Filed under book | Tags: · artificial intelligence, biography, computing, cyberpunk, cyberspace, science fiction, virtual reality
“The leading figure in the development of cyberpunk, William Gibson (born in 1948) crafted works in which isolated humans explored near-future worlds of ubiquitous and intrusive computer technology and cybernetics. This volume is the first comprehensive examination of the author of the seminal novel Neuromancer (and the other books in the Sprawl trilogy, Count Zero and Mona Lisa Overdrive), as well as other acclaimed novels including Pattern Recognition, Spook Country, and Zero History. Gary Westfahl draws upon extensive research to provide a compelling account of Gibson’s writing career and his lasting influence in the science fiction world.
Delving into numerous science fiction fanzines that the young Gibson contributed to and edited, Westfahl delivers new information about Gibson’s childhood and adolescence. He describes for the first time more than eighty virtually unknown Gibson publications from his early years, including articles, reviews, poems, cartoons, letters, and a collaborative story. The book also documents the poems, articles, and introductions that Gibson has written for various books, and its discussions are enriched by illuminating comments from various print and online interviews. The works that made Gibson famous are also featured, as Westfahl performs extended analyses of Gibson’s ten novels and nineteen short stories. Lastly, the book presents a new interview with Gibson in which the author discusses his correspondence with author Fritz Leiber, his relationship with the late scholar Susan Wood, his attitudes toward critics, his overall impact on the field of science fiction, and his recently completed screenplay and forthcoming novel.”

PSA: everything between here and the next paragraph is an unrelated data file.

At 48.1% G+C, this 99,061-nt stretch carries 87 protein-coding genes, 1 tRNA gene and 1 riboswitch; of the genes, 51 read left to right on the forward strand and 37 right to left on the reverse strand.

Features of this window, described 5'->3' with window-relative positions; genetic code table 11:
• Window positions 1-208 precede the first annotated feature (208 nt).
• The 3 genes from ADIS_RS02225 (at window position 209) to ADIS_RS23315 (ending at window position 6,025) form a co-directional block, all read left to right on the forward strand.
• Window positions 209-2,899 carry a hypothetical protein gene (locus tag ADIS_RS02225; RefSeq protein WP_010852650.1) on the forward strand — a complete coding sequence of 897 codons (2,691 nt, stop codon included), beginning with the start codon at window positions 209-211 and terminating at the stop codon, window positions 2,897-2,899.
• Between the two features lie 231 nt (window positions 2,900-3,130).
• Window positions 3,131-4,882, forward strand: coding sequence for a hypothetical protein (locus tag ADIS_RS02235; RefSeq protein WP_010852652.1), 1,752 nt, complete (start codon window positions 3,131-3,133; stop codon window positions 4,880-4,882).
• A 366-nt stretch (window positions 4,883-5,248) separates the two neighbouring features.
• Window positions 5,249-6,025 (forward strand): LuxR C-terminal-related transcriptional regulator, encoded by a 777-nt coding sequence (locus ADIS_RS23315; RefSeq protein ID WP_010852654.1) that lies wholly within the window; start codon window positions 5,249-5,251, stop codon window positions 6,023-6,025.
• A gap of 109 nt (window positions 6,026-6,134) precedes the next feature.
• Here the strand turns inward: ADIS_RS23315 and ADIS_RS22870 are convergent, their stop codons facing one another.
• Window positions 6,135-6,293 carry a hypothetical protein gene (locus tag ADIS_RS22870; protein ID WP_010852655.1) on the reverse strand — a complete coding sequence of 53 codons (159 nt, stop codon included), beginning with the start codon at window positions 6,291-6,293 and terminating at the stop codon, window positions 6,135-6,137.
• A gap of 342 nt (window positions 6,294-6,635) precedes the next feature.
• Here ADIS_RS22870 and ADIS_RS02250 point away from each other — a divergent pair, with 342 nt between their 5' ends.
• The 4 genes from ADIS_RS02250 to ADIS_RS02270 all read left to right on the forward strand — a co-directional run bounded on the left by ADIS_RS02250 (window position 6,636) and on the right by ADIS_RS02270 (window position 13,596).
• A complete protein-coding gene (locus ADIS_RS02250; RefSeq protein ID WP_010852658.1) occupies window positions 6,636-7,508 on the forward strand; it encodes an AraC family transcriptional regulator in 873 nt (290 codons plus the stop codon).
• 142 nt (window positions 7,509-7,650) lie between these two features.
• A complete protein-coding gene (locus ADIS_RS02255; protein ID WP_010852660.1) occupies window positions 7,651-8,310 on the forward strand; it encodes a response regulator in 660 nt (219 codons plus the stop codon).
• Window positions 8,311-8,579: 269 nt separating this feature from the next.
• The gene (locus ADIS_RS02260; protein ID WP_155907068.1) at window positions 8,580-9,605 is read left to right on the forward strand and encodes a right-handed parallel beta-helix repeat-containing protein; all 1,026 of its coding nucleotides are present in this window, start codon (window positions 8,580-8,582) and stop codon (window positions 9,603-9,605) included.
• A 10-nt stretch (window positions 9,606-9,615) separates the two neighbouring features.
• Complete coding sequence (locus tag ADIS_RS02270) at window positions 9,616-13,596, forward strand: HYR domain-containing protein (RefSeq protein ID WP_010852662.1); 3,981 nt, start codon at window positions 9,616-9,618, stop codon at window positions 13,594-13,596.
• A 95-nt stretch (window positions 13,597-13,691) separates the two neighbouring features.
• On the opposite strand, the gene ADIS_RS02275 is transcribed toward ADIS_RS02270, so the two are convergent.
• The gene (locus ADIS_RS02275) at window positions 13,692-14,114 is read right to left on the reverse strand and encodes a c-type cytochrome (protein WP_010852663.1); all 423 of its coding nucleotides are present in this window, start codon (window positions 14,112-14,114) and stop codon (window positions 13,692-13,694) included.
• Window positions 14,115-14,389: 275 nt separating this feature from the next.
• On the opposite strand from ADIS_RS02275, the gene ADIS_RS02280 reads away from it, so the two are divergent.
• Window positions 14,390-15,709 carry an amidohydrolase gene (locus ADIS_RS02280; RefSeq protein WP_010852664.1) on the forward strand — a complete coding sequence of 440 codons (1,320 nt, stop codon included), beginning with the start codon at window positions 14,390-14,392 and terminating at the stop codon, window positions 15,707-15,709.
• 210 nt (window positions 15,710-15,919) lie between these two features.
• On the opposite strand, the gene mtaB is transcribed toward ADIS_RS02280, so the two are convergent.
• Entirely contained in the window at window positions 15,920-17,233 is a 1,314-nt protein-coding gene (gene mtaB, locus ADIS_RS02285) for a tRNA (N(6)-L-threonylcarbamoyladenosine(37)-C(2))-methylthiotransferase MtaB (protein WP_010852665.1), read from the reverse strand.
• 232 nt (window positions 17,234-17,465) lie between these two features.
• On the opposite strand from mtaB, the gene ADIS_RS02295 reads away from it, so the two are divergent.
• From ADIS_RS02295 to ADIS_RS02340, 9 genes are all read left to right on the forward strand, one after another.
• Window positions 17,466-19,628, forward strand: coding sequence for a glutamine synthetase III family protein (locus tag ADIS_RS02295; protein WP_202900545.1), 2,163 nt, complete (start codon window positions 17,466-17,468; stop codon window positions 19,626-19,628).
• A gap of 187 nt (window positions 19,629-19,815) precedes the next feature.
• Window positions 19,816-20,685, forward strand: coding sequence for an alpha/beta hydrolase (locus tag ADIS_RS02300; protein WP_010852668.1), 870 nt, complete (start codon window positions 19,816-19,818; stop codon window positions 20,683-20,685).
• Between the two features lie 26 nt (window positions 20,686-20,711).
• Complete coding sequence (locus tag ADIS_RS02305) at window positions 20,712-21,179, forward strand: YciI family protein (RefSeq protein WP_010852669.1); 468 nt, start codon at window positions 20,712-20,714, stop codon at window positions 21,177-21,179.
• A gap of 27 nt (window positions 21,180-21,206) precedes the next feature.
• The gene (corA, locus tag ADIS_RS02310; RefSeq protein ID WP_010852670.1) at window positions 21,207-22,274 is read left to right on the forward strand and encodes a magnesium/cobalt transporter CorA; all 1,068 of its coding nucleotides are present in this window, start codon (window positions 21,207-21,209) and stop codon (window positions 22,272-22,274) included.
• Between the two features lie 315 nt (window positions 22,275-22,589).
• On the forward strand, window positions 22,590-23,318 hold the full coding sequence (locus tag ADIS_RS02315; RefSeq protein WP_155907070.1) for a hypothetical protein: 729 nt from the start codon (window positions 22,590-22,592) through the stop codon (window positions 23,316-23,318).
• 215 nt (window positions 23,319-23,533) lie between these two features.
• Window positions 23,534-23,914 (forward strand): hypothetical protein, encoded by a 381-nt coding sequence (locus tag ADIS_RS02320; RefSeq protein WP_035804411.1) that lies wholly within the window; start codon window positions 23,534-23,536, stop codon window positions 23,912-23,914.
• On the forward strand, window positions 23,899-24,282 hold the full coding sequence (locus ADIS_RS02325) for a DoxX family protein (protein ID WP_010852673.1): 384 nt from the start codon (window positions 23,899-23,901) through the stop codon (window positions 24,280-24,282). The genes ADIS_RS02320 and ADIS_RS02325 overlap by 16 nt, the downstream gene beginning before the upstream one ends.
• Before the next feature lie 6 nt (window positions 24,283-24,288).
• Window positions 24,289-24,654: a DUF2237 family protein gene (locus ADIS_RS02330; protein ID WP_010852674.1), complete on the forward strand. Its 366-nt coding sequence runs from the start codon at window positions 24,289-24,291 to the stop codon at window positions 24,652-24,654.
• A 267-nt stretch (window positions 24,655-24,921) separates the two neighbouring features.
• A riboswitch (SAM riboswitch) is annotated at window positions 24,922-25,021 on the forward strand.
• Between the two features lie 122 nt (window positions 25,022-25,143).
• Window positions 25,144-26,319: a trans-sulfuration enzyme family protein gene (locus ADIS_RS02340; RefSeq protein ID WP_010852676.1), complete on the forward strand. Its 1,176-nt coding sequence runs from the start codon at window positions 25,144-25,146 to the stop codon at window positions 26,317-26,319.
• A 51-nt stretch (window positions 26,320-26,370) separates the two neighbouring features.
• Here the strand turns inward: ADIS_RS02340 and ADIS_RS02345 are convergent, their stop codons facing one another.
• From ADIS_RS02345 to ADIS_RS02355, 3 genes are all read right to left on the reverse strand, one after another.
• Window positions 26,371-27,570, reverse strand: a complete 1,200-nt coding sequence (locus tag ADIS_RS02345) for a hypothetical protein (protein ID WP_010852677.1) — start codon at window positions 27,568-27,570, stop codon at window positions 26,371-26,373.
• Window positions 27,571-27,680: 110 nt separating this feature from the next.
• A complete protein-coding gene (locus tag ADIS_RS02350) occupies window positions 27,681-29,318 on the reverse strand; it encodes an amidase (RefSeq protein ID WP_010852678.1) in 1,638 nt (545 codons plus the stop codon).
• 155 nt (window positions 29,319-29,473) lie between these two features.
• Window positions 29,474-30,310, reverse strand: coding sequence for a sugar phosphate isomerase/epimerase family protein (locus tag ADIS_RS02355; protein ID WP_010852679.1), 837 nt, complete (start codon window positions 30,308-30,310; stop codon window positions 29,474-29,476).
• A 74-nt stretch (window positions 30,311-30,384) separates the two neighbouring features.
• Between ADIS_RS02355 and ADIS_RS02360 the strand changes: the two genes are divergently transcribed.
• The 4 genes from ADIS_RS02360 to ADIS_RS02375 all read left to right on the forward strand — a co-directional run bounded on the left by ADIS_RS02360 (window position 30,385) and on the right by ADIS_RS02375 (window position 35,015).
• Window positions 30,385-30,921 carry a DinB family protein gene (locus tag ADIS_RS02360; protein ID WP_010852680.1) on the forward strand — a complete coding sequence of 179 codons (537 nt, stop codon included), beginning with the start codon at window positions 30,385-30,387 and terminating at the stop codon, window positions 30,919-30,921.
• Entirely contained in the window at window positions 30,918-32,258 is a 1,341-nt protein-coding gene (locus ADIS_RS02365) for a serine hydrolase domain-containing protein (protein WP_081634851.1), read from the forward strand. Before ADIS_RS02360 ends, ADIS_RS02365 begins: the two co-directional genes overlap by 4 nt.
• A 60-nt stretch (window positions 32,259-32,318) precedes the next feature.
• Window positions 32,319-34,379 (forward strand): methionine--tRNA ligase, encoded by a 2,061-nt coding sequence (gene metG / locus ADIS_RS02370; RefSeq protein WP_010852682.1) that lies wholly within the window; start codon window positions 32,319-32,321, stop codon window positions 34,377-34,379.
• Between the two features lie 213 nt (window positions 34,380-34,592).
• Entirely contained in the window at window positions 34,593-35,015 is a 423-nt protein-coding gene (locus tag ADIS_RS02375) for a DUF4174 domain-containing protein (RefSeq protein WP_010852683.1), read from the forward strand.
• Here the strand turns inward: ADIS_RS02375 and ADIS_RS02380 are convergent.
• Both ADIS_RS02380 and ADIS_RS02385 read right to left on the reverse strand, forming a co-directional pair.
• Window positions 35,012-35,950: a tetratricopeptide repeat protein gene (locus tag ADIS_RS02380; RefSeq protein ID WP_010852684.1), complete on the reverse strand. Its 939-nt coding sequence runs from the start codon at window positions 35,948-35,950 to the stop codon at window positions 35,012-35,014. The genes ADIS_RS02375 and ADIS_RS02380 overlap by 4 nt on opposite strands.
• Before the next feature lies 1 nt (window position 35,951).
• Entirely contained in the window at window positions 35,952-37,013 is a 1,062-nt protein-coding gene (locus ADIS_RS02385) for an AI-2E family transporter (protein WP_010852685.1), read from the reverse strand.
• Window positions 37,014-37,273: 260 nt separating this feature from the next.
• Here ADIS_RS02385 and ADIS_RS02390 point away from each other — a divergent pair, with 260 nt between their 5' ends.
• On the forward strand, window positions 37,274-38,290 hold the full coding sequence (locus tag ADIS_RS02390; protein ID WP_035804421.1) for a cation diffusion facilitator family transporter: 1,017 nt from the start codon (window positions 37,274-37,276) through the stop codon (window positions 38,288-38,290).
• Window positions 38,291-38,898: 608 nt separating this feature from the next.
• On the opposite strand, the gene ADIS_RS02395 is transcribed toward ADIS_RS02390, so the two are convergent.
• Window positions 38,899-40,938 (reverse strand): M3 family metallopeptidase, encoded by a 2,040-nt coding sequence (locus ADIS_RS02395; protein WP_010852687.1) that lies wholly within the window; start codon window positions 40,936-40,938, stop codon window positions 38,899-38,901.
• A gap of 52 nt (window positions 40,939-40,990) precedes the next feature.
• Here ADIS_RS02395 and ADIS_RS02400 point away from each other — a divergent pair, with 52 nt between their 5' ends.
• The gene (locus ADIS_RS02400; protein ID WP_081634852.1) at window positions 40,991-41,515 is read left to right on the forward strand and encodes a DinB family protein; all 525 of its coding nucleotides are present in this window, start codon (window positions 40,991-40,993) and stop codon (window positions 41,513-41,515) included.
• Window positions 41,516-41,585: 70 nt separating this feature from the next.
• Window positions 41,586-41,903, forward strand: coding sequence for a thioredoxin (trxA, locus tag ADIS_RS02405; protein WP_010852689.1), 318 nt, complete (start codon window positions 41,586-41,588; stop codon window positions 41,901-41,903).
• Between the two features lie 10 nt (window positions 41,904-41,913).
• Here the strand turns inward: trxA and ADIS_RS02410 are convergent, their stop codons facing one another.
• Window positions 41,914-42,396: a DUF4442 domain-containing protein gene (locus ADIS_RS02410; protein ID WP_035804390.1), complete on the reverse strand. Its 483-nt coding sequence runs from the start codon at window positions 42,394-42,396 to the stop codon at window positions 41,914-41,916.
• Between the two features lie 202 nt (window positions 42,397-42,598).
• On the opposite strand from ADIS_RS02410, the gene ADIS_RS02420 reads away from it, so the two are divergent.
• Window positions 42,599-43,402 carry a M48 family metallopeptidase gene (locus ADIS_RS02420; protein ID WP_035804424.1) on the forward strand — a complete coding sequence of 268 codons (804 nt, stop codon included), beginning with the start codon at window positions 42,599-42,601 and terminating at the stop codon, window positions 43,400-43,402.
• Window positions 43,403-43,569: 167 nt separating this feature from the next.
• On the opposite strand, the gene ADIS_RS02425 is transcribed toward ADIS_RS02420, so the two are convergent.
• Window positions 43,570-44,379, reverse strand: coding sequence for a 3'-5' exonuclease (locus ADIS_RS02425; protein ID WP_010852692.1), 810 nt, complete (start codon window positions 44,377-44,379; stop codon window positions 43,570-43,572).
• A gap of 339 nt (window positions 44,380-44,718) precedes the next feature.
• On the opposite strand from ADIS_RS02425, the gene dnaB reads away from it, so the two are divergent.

Publisher University of Illinois Press, Urbana, IL 2013
Modern Masters of Science Fiction series
ISBN 9780252037801, 0252037804
Reviews: Benjamin Gabriel (Strange Horizons, 2013), D. Harlan Wilson (Extrapolation, 2013), Michael M. Levy (Science Fiction Studies, 2014), Lars Schmeink (Journal for the Fantastic in the Arts, 2014).
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Filed under book | Tags: · algeria, biography, colonialism, communism, existentialism, france, literature, marxism, négritude, philosophy, psychiatry, race, racism
“Born in Martinique, Frantz Fanon (1925–61) trained as a psychiatrist in Lyon before taking up a post in colonial Algeria. He had already experienced racism as a volunteer in the Free French Army, in which he saw combat at the end of the Second World War. In Algeria, Fanon came into contact with the Front de Libération Nationale, whose ruthless struggle for independence was met with exceptional violence from the French forces. He identified closely with the liberation movement, and his political sympathies eventually forced him out the country, whereupon he became a propagandist and ambassador for the FLN, as well as a seminal anticolonial theorist.